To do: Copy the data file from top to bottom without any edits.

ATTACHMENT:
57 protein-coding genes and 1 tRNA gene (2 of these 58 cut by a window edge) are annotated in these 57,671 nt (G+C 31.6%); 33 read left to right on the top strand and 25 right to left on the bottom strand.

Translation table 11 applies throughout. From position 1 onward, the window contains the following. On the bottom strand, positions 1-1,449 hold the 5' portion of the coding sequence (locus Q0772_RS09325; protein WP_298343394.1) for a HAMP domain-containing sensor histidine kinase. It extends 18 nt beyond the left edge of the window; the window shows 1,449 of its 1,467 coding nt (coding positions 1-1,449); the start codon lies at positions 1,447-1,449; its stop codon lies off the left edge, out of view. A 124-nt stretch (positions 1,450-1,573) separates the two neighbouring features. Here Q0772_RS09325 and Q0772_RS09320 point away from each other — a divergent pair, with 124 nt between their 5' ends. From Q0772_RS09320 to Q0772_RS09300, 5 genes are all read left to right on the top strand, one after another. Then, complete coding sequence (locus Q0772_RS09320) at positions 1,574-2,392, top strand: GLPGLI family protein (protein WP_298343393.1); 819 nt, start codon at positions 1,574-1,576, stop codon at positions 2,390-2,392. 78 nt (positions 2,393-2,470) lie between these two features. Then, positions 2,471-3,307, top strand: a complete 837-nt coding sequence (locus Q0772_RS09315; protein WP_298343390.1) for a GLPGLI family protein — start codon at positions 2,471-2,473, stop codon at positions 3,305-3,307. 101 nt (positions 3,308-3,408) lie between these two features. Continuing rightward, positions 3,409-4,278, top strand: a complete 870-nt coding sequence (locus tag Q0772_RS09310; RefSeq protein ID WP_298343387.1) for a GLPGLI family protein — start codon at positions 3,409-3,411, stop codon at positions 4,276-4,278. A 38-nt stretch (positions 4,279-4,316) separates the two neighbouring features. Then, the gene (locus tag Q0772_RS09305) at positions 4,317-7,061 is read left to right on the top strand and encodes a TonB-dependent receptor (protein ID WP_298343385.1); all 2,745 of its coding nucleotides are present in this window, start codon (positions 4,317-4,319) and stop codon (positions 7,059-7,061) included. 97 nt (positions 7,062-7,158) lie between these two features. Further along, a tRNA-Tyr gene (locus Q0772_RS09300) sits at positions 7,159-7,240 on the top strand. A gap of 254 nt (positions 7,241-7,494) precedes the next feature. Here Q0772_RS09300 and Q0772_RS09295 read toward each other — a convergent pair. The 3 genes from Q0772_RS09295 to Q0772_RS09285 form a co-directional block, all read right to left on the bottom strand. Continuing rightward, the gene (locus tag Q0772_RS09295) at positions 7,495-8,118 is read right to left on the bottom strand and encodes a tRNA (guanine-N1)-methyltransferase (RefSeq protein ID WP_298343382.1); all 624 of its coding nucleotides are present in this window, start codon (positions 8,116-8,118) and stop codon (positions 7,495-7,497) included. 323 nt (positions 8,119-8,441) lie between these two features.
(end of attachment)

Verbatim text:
57 protein-coding genes and 1 tRNA gene (2 of these 58 cut by a window edge) are annotated in these 57,671 nt (G+C 31.6%); 33 read left to right on the top strand and 25 right to left on the bottom strand.

Translation table 11 applies throughout. From position 1 onward, the window contains the following. On the bottom strand, positions 1-1,449 hold the 5' portion of the coding sequence (locus Q0772_RS09325; protein WP_298343394.1) for a HAMP domain-containing sensor histidine kinase. It extends 18 nt beyond the left edge of the window; the window shows 1,449 of its 1,467 coding nt (coding positions 1-1,449); the start codon lies at positions 1,447-1,449; its stop codon lies off the left edge, out of view. A 124-nt stretch (positions 1,450-1,573) separates the two neighbouring features. Here Q0772_RS09325 and Q0772_RS09320 point away from each other — a divergent pair, with 124 nt between their 5' ends. From Q0772_RS09320 to Q0772_RS09300, 5 genes are all read left to right on the top strand, one after another. Then, complete coding sequence (locus Q0772_RS09320) at positions 1,574-2,392, top strand: GLPGLI family protein (protein WP_298343393.1); 819 nt, start codon at positions 1,574-1,576, stop codon at positions 2,390-2,392. 78 nt (positions 2,393-2,470) lie between these two features. Then, positions 2,471-3,307, top strand: a complete 837-nt coding sequence (locus Q0772_RS09315; protein WP_298343390.1) for a GLPGLI family protein — start codon at positions 2,471-2,473, stop codon at positions 3,305-3,307. 101 nt (positions 3,308-3,408) lie between these two features. Continuing rightward, positions 3,409-4,278, top strand: a complete 870-nt coding sequence (locus tag Q0772_RS09310; RefSeq protein ID WP_298343387.1) for a GLPGLI family protein — start codon at positions 3,409-3,411, stop codon at positions 4,276-4,278. A 38-nt stretch (positions 4,279-4,316) separates the two neighbouring features. Then, the gene (locus tag Q0772_RS09305) at positions 4,317-7,061 is read left to right on the top strand and encodes a TonB-dependent receptor (protein ID WP_298343385.1); all 2,745 of its coding nucleotides are present in this window, start codon (positions 4,317-4,319) and stop codon (positions 7,059-7,061) included. 97 nt (positions 7,062-7,158) lie between these two features. Further along, a tRNA-Tyr gene (locus Q0772_RS09300) sits at positions 7,159-7,240 on the top strand. A gap of 254 nt (positions 7,241-7,494) precedes the next feature. Here Q0772_RS09300 and Q0772_RS09295 read toward each other — a convergent pair. The 3 genes from Q0772_RS09295 to Q0772_RS09285 form a co-directional block, all read right to left on the bottom strand. Continuing rightward, the gene (locus tag Q0772_RS09295) at positions 7,495-8,118 is read right to left on the bottom strand and encodes a tRNA (guanine-N1)-methyltransferase (RefSeq protein ID WP_298343382.1); all 624 of its coding nucleotides are present in this window, start codon (positions 8,116-8,118) and stop codon (positions 7,495-7,497) included. 323 nt (positions 8,119-8,441) lie between these two features.